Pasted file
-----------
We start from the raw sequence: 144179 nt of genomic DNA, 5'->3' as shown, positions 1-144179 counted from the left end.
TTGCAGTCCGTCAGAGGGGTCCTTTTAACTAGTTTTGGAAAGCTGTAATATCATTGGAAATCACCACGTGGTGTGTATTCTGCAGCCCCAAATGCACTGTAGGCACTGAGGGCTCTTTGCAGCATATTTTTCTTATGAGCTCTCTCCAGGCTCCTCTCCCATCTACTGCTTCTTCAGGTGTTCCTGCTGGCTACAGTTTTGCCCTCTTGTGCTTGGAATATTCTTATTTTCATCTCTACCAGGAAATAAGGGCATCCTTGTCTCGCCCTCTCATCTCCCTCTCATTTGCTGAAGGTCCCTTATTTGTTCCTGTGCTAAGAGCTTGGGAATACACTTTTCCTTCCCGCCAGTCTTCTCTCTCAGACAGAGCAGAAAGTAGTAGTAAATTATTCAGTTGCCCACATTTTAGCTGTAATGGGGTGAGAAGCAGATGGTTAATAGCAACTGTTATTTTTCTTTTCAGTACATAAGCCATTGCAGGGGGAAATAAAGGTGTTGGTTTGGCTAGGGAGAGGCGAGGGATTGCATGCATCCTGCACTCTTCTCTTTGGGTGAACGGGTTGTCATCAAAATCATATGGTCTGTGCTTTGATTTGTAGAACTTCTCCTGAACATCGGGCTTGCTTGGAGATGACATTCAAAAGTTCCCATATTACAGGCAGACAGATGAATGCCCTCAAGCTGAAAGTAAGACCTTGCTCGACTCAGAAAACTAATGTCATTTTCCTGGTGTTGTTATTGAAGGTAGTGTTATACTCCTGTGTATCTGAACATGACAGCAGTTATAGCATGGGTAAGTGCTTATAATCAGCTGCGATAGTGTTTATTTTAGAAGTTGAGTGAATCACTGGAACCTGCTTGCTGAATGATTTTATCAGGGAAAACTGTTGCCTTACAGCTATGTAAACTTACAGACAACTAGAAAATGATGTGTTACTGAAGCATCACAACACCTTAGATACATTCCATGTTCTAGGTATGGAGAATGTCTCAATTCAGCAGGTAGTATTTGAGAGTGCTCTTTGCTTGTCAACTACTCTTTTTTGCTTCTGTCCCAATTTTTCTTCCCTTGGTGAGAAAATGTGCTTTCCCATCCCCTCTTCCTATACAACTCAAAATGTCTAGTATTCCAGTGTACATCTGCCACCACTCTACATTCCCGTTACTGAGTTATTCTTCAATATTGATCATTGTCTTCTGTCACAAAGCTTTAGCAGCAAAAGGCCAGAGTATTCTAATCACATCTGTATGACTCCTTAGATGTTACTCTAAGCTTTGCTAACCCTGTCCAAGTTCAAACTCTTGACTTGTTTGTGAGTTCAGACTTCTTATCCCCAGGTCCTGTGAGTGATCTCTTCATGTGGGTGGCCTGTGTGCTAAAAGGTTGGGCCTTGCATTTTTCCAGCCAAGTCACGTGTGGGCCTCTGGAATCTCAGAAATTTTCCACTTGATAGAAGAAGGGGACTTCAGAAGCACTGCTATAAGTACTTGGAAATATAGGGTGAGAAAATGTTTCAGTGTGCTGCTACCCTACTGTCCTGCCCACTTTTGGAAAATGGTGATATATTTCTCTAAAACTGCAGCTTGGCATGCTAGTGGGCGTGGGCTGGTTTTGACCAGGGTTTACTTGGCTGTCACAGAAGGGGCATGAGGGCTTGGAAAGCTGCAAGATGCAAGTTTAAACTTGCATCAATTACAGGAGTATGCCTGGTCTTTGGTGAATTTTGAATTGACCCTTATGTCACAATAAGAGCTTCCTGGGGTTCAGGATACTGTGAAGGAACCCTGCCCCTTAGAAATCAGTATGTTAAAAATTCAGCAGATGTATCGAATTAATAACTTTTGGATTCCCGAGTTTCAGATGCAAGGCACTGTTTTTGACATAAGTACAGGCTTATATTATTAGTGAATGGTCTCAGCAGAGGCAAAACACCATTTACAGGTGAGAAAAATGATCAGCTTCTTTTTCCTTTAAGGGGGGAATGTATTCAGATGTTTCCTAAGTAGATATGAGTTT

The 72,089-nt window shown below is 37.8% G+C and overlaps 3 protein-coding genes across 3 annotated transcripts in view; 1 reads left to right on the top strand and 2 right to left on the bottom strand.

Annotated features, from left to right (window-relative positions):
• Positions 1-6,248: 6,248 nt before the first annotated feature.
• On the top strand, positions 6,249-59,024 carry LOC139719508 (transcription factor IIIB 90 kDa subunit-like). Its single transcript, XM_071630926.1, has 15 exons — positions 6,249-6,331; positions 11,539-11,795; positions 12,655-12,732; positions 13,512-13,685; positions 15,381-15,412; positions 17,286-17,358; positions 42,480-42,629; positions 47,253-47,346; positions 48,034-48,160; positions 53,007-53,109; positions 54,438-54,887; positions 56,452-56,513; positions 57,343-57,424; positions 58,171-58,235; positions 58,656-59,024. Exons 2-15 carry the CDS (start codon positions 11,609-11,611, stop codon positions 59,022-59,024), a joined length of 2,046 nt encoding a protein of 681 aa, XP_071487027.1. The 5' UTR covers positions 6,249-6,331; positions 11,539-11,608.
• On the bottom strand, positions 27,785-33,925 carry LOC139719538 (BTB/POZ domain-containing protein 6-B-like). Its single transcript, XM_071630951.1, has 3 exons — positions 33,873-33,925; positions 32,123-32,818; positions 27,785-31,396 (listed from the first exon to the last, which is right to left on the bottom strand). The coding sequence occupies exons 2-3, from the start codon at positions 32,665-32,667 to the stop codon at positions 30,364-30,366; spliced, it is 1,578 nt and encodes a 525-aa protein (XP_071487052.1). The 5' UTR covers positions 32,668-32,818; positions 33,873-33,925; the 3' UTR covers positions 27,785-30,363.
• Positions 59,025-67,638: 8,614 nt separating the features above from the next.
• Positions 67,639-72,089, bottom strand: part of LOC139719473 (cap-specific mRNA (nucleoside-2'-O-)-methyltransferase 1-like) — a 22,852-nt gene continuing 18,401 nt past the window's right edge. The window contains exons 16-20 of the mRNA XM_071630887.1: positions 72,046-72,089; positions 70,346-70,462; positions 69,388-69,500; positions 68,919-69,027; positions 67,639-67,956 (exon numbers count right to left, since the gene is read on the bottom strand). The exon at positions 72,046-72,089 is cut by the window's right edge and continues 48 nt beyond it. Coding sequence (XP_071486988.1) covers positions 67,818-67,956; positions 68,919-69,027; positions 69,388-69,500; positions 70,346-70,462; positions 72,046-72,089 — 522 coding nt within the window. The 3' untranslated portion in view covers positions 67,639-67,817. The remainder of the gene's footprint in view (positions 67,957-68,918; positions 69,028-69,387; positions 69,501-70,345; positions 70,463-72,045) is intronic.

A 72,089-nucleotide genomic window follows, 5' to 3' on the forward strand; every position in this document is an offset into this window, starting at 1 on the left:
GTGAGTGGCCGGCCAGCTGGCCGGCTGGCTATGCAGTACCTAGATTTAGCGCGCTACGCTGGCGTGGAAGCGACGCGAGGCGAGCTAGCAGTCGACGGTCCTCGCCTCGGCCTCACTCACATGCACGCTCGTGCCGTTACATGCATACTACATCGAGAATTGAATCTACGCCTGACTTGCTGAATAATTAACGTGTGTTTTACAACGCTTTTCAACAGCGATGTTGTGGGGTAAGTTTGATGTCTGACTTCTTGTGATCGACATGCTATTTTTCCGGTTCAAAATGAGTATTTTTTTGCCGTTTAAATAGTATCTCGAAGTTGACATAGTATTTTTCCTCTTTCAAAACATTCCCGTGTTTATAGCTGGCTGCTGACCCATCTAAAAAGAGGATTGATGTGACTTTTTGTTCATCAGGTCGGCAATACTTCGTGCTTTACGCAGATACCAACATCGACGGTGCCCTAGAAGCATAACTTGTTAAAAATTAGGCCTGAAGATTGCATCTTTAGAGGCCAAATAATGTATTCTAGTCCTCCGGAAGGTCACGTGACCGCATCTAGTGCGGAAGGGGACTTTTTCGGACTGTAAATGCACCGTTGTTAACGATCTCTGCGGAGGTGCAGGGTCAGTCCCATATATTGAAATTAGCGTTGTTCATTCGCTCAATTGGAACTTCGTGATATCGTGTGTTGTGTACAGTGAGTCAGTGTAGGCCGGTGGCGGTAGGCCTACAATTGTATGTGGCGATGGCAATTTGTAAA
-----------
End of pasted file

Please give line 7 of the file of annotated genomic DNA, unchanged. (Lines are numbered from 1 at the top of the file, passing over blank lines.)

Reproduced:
• On the bottom strand, positions 27,785-33,925 carry LOC139719538 (BTB/POZ domain-containing protein 6-B-like). Its single transcript, XM_071630951.1, has 3 exons — positions 33,873-33,925; positions 32,123-32,818; positions 27,785-31,396 (listed from the first exon to the last, which is right to left on the bottom strand). The coding sequence occupies exons 2-3, from the start codon at positions 32,665-32,667 to the stop codon at positions 30,364-30,366; spliced, it is 1,578 nt and encodes a 525-aa protein (XP_071487052.1). The 5' UTR covers positions 32,668-32,818; positions 33,873-33,925; the 3' UTR covers positions 27,785-30,363.